So I know there has been a lot of talk about this, but I still can’t seem to find a reliable answer.
The official /security page of the website states:
Jitsi meetings can operate in 2 ways: peer-to-peer (P2P) or via the Jitsi Videobridge (JVB). This is transparent to the user. P2P mode is only used for 1-to-1 meetings. In this case, audio and video are encrypted using DTLS-SRTP all the way from the sender to the receiver, even if they traverse network components like TURN servers.
“encrypted all the way from the sender to the receiver” seems a bit confusing, because “all the way” could also mean that it goes through something (I feel like “directly” would have been more appropriate), but I’m guessing this means E2E encryption, right?
But then, on this recent thread (2 months ago), a Jitsi dev reacts to a post reminding people that meet.jit.si (the public version) is not E2E encrypted:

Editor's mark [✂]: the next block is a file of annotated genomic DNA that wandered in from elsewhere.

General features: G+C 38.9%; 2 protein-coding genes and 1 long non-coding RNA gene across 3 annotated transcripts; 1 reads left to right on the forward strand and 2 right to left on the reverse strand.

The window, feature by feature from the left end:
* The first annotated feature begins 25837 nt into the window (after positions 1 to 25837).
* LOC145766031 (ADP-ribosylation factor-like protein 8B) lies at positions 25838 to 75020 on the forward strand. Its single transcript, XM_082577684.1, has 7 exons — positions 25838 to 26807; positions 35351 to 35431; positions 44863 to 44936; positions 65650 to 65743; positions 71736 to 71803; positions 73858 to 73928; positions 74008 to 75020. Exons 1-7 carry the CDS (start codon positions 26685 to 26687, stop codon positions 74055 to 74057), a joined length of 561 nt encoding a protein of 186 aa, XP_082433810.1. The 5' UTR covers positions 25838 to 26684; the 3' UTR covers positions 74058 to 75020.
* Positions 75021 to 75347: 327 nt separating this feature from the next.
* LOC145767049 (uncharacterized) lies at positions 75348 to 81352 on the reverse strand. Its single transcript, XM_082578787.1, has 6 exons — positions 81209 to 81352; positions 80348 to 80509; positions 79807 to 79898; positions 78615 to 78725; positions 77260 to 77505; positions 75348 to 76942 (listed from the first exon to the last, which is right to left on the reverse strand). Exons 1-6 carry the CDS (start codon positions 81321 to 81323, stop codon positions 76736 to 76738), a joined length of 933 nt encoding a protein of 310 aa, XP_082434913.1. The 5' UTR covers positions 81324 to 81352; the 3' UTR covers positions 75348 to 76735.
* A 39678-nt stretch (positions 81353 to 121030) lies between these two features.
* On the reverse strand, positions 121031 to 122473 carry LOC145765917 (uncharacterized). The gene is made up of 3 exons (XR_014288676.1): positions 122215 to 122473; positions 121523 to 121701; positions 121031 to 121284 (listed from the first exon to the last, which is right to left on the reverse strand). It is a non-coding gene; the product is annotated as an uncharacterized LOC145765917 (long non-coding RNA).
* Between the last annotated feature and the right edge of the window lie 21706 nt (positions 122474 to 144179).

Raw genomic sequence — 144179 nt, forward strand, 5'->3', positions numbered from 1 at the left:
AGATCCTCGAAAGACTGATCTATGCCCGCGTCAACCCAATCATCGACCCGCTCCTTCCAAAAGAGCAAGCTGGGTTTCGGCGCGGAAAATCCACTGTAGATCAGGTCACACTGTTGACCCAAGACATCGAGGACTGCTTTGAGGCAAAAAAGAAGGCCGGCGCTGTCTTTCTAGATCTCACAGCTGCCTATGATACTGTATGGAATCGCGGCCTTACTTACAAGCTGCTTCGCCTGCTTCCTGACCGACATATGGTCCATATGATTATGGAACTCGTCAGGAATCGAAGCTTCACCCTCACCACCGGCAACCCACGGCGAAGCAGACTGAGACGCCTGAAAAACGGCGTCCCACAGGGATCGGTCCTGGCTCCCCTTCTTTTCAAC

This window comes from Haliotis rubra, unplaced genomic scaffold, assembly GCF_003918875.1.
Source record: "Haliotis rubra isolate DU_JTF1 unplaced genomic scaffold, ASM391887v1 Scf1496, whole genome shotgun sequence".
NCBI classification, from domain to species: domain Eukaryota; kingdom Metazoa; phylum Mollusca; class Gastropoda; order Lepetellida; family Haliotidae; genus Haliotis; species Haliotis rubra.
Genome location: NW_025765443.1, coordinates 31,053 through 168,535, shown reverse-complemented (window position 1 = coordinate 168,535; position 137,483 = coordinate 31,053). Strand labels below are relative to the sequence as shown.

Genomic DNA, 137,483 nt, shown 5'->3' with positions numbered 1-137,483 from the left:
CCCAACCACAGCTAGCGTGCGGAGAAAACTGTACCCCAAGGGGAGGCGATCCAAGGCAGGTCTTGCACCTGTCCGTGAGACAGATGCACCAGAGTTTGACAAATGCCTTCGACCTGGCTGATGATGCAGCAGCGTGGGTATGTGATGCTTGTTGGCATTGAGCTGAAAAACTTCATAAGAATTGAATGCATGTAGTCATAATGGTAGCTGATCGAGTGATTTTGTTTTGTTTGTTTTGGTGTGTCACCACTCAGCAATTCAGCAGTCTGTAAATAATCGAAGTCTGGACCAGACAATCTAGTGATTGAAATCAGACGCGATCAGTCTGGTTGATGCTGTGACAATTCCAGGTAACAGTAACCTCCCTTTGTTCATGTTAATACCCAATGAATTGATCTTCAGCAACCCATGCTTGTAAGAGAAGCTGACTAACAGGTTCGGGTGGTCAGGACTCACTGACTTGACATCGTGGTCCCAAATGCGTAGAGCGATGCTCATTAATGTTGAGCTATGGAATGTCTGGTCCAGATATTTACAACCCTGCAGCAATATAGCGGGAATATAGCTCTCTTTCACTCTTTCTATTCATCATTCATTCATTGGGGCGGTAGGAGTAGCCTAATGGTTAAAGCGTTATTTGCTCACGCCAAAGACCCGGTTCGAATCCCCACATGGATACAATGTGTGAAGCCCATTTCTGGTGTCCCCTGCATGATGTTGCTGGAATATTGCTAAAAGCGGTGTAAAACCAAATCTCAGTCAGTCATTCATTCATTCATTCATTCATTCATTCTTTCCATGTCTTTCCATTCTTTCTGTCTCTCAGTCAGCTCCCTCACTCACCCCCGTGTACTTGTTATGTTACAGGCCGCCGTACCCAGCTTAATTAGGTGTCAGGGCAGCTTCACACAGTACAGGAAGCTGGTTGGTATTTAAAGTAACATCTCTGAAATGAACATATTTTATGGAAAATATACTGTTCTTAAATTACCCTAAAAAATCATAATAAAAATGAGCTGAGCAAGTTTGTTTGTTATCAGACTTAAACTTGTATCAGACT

Yes, that is correct. Currently WebRTC does not provide the necessary tools to make E2EE possible while still being able to use smart video routing techniques such as simulcast and SVC
Also, a Jitsi dev on the main GitHub thread states, in 2018, that:
unless a TURN server is deployed the p2p session will not always succeed and when this happens there isn’t an explicit notification to the user
So, this is all very confusing. A friend of mine is considering using Jitsi for her (1-to-1) telehealth sessions and I can’t tell her for sure that it’s safe, because I’m not convinced at all myself.
I’ll sum up my questions below:
Is E2EE occurring on meet.jit.si (the public/maintained version) during one-to-one calls? Is it guaranteed?
Key points being: meet.jit.si (as opposed to custom deployed server), one-to-one calls and guaranteed.
Thanks in advance for any help/clarification.